battery vs alternator

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  #1  
Old 09-08-04, 07:45 AM
stumped04
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battery vs alternator

I'm helping a friend rewire a 1968 Camero SS. He's using a Painless Wiring kit from Perfect Performance Products. As he wants to drive it to Sonic,sit and wait for some "unsuspecting soul" to come by and race (straight out of the '50s!), he doesn't think he'll need to use the alternator. I have a couple of questions.
First, what differences in the wiring would there be? Do you need the voltage regulator?

Also, would you reccommend one battery or two wired in parallel?

Sent Performance Products an e-mail but they did not deem it neccessary to reply. (maybe they were too busy laughing!) Anyway, any advice on this would be appreciated.
 
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  #2  
Old 09-08-04, 08:23 AM
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Sorry for the attitude but......................................

Mindless street racing kills a lot of innocent people and I would suspect the supplier doesn't want to contribute to someone's illegal activities!
 
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Old 09-08-04, 10:18 AM
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But in answer to your question, many race vehicles (cars, dragsters, etc) don't use alternators, saves weight and horsepower, but does require you to keep the battery charged manually. You won't need a voltage regulator, as there is nothing producing power to regulate (alternators produce about 22 volts), the battery will never make more voltage than it's charged up to.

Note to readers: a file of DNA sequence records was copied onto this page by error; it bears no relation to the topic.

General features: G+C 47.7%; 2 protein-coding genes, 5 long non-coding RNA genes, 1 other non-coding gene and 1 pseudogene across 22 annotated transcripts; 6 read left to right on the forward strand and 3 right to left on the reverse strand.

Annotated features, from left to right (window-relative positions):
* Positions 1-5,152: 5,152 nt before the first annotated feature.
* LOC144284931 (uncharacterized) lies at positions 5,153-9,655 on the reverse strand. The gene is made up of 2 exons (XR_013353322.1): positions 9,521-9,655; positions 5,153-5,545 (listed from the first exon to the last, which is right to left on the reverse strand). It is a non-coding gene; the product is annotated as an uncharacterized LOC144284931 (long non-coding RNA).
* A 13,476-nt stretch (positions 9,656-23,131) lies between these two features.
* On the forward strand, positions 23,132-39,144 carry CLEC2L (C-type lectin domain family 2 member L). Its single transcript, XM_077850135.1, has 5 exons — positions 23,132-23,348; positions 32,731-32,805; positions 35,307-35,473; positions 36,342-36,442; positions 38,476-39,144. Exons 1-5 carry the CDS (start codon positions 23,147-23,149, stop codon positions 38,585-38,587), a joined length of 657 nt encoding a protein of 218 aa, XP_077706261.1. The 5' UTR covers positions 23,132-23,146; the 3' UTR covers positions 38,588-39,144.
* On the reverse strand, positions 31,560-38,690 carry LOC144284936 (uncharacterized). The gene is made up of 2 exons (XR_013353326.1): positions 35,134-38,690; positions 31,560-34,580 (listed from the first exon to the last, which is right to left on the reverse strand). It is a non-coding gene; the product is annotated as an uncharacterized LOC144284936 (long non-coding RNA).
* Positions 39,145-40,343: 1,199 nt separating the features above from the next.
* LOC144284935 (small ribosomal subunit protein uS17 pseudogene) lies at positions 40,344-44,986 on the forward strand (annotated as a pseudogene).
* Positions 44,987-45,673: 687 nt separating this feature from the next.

As for adding a second battery, if you're going to add another 40 lbs of weight, you may as well add the alternator. A single battery is fine, especially for daytime, nighttime use the run time will be reduced due to the added drain of headlights/tailights.

There's no reason, with a good size and fully charged battery, that you can't get a good 2-3 hours of running time (or more).
 
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Old 09-08-04, 10:46 AM
stumped04
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Thumbs up

I agree with you and believe me when I say that my friend knows my opinion!

I figured that I wouldn't need the voltage regulator. Thanks for confirming that for me. As for the dual batteries, I brought the added weight to his attention, too and suggested using a marine battery. I hope that was good advice as he already has one and won't have to spend any more money.

Thank you again for your reply. This site and people like you who make it work, have never steered me wrong!
 
  #5  
Old 09-08-04, 12:10 PM
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If you're talking about a deep cycle battery as a marine battery I would not use that as they are designed for slow drains and slow recharging. I would replace that with a battery that has a lot of cca.
 
  #6  
Old 09-08-04, 12:55 PM
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I would just stick an alternater on the vehicle any 74 -85 gm alternater uses an internal regulator and is very easy to install and hookup and as per power loss I doubt there would be any if you factor in the ignition components ability to function better when getting getting around 14 volts with an alternater or just 11-12 with a partially discharged battery the extra voltage will help with the loss of power of adding on an alternater and im assuming this vehicle now has electronic ignition instead of points.
 
  #7  
Old 09-08-04, 04:11 PM
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A street car without an alternator. You've got to be kidding. Do you really have any idea just how much HP that's going to save you? Maybe 1 or 2. Put your effort into suspension and traction and you'll do a lot better.
 
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